Google+ Badge

Saturday, April 11, 2015

Weight Loss Research: Tackle our addiction to salt and fat by altering foods ♦ Obesity-related receptors ♦ Obese patients improve after bariatric surgery ♦

Obesity-related receptors have a unique structure  Researchers have studied the structure of two receptors of adiponectin, a protein that is associated with obesity and diabetes. The researchers hope that in the future this work will pave the way toward designing drugs that target these two receptors, AdipoR1 and AdipoR2, to reduce the early mortality associated with diabetes.
Obese patients improve physically, mentally after bariatric surgery  Bariatric surgery, or reduction of gastric capacity, is one of the longer lasting options to achieve considerable weight loss in obese people. A researcher has participated in a study that confirms that the effects of this relatively complex medical surgery are not only physical, but also psychological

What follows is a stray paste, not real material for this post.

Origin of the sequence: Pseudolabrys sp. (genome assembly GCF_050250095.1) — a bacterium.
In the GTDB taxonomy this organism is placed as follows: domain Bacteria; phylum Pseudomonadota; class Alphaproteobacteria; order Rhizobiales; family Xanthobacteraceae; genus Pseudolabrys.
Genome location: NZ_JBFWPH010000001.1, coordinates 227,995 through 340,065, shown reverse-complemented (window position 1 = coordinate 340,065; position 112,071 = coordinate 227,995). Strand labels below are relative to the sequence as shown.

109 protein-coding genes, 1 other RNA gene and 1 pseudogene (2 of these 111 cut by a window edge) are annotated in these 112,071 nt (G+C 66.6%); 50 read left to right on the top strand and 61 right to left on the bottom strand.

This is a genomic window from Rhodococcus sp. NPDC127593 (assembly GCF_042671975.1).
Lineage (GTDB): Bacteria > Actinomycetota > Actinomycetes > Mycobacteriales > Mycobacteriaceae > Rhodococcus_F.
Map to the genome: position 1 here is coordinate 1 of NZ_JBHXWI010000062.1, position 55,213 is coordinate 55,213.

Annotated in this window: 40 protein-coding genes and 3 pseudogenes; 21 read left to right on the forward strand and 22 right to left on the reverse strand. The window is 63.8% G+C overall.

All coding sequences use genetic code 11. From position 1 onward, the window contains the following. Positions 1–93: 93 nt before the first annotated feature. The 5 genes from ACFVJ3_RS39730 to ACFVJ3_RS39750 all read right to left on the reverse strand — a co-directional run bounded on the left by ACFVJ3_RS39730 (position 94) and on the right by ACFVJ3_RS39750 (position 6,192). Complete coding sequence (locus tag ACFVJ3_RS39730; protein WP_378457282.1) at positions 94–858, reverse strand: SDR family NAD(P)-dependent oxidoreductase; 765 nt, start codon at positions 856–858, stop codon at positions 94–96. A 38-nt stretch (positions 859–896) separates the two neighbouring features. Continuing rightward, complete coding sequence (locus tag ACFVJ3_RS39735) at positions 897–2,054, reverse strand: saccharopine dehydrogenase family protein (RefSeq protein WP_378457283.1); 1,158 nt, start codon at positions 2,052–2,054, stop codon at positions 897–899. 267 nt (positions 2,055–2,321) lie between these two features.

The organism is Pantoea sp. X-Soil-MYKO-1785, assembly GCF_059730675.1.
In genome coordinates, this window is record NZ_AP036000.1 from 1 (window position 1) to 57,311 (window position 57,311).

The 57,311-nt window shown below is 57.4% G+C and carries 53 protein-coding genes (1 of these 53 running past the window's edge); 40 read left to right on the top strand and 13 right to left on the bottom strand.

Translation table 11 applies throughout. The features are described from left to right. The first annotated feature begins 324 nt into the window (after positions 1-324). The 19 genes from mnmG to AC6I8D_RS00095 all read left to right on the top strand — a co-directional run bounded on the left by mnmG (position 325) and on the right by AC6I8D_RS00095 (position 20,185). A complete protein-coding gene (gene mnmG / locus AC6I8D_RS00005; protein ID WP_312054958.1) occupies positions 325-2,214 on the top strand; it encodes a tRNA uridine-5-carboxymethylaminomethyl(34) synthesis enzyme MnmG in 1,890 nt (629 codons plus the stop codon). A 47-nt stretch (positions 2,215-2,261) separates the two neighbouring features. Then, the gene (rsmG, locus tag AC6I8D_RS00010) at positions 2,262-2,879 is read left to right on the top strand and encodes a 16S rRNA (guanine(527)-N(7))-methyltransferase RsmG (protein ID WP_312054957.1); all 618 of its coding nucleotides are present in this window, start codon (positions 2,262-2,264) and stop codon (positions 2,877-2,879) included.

Choice of protein- and carbohydrate-rich foods may have big effects on long-term weight gain Small changes to the types of protein- and carbohydrate-rich foods that we eat may have a large impact on preventing long-term weight gain. The study also suggests that changes in refined carbohydrates can enhance -- or offset -- the weight-gain or weight-loss effects of certain protein-rich foods.
Scientists tackle our addiction to salt and fat by altering foods' pore size, number Food scientists have learned that understanding and manipulating porosity during food manufacturing can affect a food's health benefits. They report that controlling the number and size of pores in processed foods allows manufacturers to use less salt while satisfying consumers' taste buds. Meticulously managing pore pressure in foods during frying reduces oil uptake, which results in lower-fat snacks without sacrificing our predilection for fried foods' texture and taste.

No comments:

Post a Comment